"Dinner's ready! Anyone who's hungry, come and get it!"
Hearing that, Logan jumped, hiding the magazine that he was reading under his pillow. In that exact moment he felt like any other seventeen year old. This feeling quickly faded though, as he wasn't. While most seventeen year olds guys could relate to hiding their porn magazines underneath pillows and mattresses, they usually weren't magazines featuring other guys. This was especially true for those who were captains of the varsity baseball team. Even more true for guys who were dating one of the most popular girls in school, in his case, Cokie Mason, who had been nominated for prom court.
He couldn't stand Cokie. He just needed her for his cover. No family from Kentucky was going to accept an out of the closet son. Hell, he didn't know if he would be able to accept it himself. He had been single for awhile, after breaking up with his first girlfriend, Mary Anne Spier, but when he didn't start dating any one right away, people began to ask questions. They just couldn't see any reason why the local Cam Geary look-alike was unattached. So he turned to Cokie, who had been pursuing him since eighth grade.
The relationship worked out well for both of them, despite the fact that thinking about it too long made his stomach turn. She had him to parade around and to brag about. He had her to prevent questions and scrawlings on the walls in the locker room. Really, he didn't have anything to complain about. This way, no one knew the truth.
Well, except for one person.
He had had these inklings his whole life. Back in junior high, he had always been closer to girls. Hell, he had been the only male member of a babysitting club. But he had dated Mary Anne, hoping that she would help the feelings go away. She didn't, though it wasn't her fault. She had tried as hard as she could to make the relationship work.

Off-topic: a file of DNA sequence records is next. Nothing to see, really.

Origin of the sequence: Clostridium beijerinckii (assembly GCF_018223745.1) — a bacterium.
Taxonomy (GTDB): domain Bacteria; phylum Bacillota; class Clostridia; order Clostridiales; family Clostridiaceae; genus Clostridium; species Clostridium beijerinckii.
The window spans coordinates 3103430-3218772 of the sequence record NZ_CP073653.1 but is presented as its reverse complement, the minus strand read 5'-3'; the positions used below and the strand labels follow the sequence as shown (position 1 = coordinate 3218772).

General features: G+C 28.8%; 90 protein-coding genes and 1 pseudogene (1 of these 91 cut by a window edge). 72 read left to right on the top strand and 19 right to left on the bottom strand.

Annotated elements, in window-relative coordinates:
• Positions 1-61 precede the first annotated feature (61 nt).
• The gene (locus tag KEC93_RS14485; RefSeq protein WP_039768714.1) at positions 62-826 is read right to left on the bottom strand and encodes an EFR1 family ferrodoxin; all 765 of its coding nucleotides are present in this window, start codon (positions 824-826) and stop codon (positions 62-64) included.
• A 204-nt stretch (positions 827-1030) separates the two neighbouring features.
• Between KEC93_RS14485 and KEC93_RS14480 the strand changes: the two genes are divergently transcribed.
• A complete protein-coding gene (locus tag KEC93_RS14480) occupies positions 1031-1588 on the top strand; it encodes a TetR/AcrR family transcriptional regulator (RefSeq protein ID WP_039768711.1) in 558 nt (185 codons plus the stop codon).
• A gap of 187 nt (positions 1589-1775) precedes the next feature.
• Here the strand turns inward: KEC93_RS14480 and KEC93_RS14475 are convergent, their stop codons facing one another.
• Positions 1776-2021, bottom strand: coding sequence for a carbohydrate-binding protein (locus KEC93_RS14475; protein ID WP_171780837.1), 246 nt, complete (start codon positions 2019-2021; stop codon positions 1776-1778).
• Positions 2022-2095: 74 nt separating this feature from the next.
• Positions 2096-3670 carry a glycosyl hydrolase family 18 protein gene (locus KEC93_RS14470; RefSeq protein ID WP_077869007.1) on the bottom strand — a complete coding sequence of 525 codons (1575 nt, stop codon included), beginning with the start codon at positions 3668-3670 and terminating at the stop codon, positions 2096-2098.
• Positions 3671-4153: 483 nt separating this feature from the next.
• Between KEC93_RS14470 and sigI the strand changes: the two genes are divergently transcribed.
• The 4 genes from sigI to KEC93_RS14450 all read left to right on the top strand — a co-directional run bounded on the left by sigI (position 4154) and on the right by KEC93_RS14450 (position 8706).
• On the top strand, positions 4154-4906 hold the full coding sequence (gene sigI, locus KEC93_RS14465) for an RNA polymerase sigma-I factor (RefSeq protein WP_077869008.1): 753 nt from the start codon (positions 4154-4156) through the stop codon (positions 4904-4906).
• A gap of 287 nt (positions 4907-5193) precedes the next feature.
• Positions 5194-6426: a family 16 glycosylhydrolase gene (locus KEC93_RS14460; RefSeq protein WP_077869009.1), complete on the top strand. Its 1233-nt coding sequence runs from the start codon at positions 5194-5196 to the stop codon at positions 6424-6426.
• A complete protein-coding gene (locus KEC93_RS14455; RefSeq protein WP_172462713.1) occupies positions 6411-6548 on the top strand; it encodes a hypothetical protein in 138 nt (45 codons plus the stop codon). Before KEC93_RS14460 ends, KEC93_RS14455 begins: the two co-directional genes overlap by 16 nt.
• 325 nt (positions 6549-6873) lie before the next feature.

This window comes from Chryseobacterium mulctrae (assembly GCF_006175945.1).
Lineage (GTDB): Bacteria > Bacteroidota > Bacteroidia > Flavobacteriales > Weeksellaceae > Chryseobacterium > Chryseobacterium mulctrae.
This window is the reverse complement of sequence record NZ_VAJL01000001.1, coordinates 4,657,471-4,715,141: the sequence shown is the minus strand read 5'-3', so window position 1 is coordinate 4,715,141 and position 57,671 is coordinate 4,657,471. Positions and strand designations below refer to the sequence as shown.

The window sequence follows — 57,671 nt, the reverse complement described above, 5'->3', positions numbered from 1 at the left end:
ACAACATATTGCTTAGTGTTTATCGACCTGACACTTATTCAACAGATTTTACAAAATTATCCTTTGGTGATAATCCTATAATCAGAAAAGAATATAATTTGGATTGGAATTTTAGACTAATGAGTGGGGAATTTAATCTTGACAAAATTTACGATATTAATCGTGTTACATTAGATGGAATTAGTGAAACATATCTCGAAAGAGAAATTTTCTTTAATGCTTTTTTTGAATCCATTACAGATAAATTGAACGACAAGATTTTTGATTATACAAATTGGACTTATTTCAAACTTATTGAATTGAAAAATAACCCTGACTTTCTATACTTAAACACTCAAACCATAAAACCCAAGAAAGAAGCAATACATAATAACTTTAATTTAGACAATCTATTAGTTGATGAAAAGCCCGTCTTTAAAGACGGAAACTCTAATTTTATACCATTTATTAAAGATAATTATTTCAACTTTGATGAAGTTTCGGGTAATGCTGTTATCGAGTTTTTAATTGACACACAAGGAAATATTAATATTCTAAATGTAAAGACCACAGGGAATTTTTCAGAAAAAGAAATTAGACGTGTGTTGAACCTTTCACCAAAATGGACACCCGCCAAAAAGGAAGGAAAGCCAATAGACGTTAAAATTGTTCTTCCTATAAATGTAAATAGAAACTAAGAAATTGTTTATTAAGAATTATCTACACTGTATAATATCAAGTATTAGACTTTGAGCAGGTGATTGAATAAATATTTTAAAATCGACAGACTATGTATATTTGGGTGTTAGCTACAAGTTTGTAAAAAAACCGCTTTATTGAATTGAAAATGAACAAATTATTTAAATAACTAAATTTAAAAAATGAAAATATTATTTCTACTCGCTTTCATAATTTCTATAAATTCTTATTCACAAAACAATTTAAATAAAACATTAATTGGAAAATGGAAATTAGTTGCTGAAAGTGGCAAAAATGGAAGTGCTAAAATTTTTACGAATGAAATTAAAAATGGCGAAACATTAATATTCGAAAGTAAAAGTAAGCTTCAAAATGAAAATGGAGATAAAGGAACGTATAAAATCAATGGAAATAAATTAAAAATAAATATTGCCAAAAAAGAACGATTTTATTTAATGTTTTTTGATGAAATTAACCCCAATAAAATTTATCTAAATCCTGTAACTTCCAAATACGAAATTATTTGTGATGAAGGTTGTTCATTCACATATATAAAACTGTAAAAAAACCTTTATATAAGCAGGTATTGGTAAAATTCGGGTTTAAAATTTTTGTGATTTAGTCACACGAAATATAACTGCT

He cared about her so much, just not the way that would make a relationship work. In fact, he could honestly say that she had broken his heart. At the end of tenth grade, he had confessed to her that he was confused about his sexuality. And though Mary Anne had always been the best listener, she had a habit of completely blocking out the things that she couldn't understand, which now included him.
She had broken up with him then and there, which he supposed had been for the best. It wasn't fair for her to waste her time in a relationship that wasn't ever going to be real. She deserved more than that, even if he didn't.
They hadn't ever talked about it. They actually didn't talk to each other anymore at all, unless forced to converse awkwardly in class, or at the Babysitter's Club reunions that Kristy held without fail every summer.
To her credit, she hadn't told anyone, as far as he knew. He didn't think that she would. Maybe she didn't want to admit it to herself, or maybe she just didn't want other people to know. Either way, he was grateful. She could have ruined the entire façade that he had worked so hard to construct, but for some reason, she held back. Maybe she still cared about him as well.